It is therefore objective to use these 25 billion to bring Italy in line with the EU average of 7.6% through a series of interventions on various routes. I want to ask some questions, sincere: do we really believe that bringing the percentage of rail traffic from the current 6% to 7.6% will change something for the country? Is shortening the journey time of the Palermo-Catania from the current 3 hours to 2.5 hours (200km, then average 100km/hour) that quantum leap of relaunch for the future of the South? And what systemic boost will the Trento ring road have? And how many benefits will the 15-minute savings on the Roma-Ancona (from 4 hours to 3.45).

If this Recovery Plan is really, and is, the last real opportunity to make investments, the message to my Sicilian friends is, au-contraire, to put your heart in peace, that after spending the funds of the Recovery Fund will come the time to pay it back (it’s almost all debt, be clear) and therefore the Palermo-Catania will never be improved and the high speed from Rome to Palermo will remain a chimera, bridge over the strait including.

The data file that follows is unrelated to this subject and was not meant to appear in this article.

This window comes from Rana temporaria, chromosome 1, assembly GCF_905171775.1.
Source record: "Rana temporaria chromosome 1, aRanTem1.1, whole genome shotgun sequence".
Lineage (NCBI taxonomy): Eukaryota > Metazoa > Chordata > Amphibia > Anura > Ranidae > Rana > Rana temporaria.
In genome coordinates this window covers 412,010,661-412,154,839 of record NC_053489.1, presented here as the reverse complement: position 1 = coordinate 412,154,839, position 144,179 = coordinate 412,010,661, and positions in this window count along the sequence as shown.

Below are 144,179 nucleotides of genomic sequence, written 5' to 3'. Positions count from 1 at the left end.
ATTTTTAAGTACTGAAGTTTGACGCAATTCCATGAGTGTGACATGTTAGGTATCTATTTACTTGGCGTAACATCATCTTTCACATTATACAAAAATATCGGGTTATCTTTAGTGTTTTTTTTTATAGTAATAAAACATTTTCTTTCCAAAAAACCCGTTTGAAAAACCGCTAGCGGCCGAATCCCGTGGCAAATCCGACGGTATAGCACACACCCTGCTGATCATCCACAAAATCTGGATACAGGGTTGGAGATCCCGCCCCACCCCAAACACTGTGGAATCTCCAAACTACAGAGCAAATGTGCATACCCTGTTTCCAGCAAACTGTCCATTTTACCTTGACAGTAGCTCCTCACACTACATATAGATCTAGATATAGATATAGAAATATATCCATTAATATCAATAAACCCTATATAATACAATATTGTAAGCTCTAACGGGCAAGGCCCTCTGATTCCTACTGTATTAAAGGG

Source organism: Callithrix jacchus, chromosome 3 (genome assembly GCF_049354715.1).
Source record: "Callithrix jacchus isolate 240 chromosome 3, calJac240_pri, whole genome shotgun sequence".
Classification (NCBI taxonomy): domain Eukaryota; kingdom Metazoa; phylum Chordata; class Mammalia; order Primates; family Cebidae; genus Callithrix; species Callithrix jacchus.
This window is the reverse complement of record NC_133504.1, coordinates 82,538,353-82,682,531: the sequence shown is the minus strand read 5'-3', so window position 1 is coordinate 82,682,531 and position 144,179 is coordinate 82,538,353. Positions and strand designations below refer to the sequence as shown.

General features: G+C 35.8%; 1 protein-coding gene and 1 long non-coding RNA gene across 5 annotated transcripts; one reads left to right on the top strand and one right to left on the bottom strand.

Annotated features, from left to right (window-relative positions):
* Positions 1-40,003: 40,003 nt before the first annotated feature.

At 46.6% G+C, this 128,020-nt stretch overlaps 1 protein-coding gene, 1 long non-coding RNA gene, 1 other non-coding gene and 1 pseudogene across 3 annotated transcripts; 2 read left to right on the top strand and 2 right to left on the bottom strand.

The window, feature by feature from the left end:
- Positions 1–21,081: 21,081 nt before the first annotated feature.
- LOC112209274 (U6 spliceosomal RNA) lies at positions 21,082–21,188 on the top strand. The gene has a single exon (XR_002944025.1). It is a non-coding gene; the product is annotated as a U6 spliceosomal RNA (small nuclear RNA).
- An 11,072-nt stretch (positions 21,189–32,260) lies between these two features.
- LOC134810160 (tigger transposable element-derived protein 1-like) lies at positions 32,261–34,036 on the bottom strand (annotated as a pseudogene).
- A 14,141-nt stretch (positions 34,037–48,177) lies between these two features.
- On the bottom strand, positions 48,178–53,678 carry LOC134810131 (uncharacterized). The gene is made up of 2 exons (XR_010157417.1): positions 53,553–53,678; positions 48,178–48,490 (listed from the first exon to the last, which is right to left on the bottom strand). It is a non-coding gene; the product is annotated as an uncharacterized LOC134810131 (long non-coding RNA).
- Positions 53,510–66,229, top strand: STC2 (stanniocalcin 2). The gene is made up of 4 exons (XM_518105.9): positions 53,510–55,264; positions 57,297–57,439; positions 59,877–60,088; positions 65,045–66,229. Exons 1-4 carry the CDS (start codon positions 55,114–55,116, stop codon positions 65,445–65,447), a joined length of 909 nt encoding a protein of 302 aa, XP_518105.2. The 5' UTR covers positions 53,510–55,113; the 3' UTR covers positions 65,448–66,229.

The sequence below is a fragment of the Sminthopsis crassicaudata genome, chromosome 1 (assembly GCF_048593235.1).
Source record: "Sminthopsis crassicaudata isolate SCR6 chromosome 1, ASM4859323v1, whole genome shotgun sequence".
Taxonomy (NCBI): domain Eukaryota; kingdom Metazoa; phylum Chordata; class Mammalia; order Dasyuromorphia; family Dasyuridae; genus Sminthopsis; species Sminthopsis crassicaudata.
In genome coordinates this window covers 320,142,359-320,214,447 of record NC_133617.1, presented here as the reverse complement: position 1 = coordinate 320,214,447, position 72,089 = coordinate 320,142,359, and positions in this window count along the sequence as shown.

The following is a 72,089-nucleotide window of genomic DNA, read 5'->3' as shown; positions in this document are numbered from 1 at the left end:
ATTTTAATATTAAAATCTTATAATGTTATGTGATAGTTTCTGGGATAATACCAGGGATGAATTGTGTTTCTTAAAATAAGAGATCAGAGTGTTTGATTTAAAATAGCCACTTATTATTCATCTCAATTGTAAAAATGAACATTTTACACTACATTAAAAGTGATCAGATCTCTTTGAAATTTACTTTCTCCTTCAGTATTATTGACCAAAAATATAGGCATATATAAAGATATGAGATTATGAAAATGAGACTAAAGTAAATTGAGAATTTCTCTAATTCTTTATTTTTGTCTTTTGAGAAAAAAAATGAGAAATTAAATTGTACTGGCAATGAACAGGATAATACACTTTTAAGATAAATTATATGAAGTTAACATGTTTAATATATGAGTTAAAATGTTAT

So the North-South gap will increase, so you don’t need too much analysis to figure that out. Six months ago, in a rush of optimism I suggested a different approach to the Recovery Plan: inspired by the vision at Kennedy: which said: “We will go to the Moon”, not: “We strengthen the Orte-Falconara” I proposed “Palermo-Berlin in 8 hours”, simple and feasible (2,400 km at 300km/h); then, everything else would be “trickle down” induced. Think cannoli for breakfast and Spätzle in the evening.

This fragmentation of objectives is scattered. Italy, on the other hand, needs a revolution in the way of doing things, not an evolution, not to proceed with little steps with the philosophy “well, in the meantime let’s do this, then let’s see”. A way of thinking loser, as it is who, at chess, would say: “Well, meanwhile I move this pawn, then let’s see”.

But things are even more serious. The problem is not only the fragmentation of the 25 billion in infrastructure expenditure, but that the 25 billion is a figure far below what it takes to bring the country into modernity and transform the way to travel into a greener and safer, as are the railways.